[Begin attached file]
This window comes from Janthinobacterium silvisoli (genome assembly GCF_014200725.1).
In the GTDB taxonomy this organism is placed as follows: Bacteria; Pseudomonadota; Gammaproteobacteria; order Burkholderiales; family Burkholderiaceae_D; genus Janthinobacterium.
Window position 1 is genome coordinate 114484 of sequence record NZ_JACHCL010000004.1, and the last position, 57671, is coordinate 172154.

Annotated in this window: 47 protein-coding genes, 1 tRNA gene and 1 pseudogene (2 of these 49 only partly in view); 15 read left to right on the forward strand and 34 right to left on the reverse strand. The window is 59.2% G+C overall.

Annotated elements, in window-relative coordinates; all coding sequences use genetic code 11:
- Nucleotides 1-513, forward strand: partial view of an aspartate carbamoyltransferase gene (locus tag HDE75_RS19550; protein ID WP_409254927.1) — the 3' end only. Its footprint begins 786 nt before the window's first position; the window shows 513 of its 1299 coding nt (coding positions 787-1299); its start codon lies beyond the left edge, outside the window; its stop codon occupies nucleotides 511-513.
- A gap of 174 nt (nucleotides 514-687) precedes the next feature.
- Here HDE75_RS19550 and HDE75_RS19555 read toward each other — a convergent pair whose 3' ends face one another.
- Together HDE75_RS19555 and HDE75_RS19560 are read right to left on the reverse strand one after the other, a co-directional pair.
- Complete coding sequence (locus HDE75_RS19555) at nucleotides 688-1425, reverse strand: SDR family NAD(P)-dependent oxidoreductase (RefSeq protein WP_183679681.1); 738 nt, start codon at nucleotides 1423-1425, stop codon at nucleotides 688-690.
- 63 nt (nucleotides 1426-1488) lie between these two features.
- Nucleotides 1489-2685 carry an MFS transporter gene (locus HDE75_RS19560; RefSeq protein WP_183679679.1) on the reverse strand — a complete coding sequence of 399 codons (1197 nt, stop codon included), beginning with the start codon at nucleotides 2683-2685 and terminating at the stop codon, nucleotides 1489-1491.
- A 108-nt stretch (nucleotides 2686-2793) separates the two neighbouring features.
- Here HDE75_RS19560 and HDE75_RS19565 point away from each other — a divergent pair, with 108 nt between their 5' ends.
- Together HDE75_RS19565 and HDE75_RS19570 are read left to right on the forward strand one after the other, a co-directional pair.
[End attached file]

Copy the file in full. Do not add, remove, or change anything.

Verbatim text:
This window comes from Janthinobacterium silvisoli (genome assembly GCF_014200725.1).
In the GTDB taxonomy this organism is placed as follows: Bacteria; Pseudomonadota; Gammaproteobacteria; order Burkholderiales; family Burkholderiaceae_D; genus Janthinobacterium.
Window position 1 is genome coordinate 114484 of sequence record NZ_JACHCL010000004.1, and the last position, 57671, is coordinate 172154.

Annotated in this window: 47 protein-coding genes, 1 tRNA gene and 1 pseudogene (2 of these 49 only partly in view); 15 read left to right on the forward strand and 34 right to left on the reverse strand. The window is 59.2% G+C overall.

Annotated elements, in window-relative coordinates; all coding sequences use genetic code 11:
- Nucleotides 1-513, forward strand: partial view of an aspartate carbamoyltransferase gene (locus tag HDE75_RS19550; protein ID WP_409254927.1) — the 3' end only. Its footprint begins 786 nt before the window's first position; the window shows 513 of its 1299 coding nt (coding positions 787-1299); its start codon lies beyond the left edge, outside the window; its stop codon occupies nucleotides 511-513.
- A gap of 174 nt (nucleotides 514-687) precedes the next feature.
- Here HDE75_RS19550 and HDE75_RS19555 read toward each other — a convergent pair whose 3' ends face one another.
- Together HDE75_RS19555 and HDE75_RS19560 are read right to left on the reverse strand one after the other, a co-directional pair.
- Complete coding sequence (locus HDE75_RS19555) at nucleotides 688-1425, reverse strand: SDR family NAD(P)-dependent oxidoreductase (RefSeq protein WP_183679681.1); 738 nt, start codon at nucleotides 1423-1425, stop codon at nucleotides 688-690.
- 63 nt (nucleotides 1426-1488) lie between these two features.
- Nucleotides 1489-2685 carry an MFS transporter gene (locus HDE75_RS19560; RefSeq protein WP_183679679.1) on the reverse strand — a complete coding sequence of 399 codons (1197 nt, stop codon included), beginning with the start codon at nucleotides 2683-2685 and terminating at the stop codon, nucleotides 1489-1491.
- A 108-nt stretch (nucleotides 2686-2793) separates the two neighbouring features.
- Here HDE75_RS19560 and HDE75_RS19565 point away from each other — a divergent pair, with 108 nt between their 5' ends.
- Together HDE75_RS19565 and HDE75_RS19570 are read left to right on the forward strand one after the other, a co-directional pair.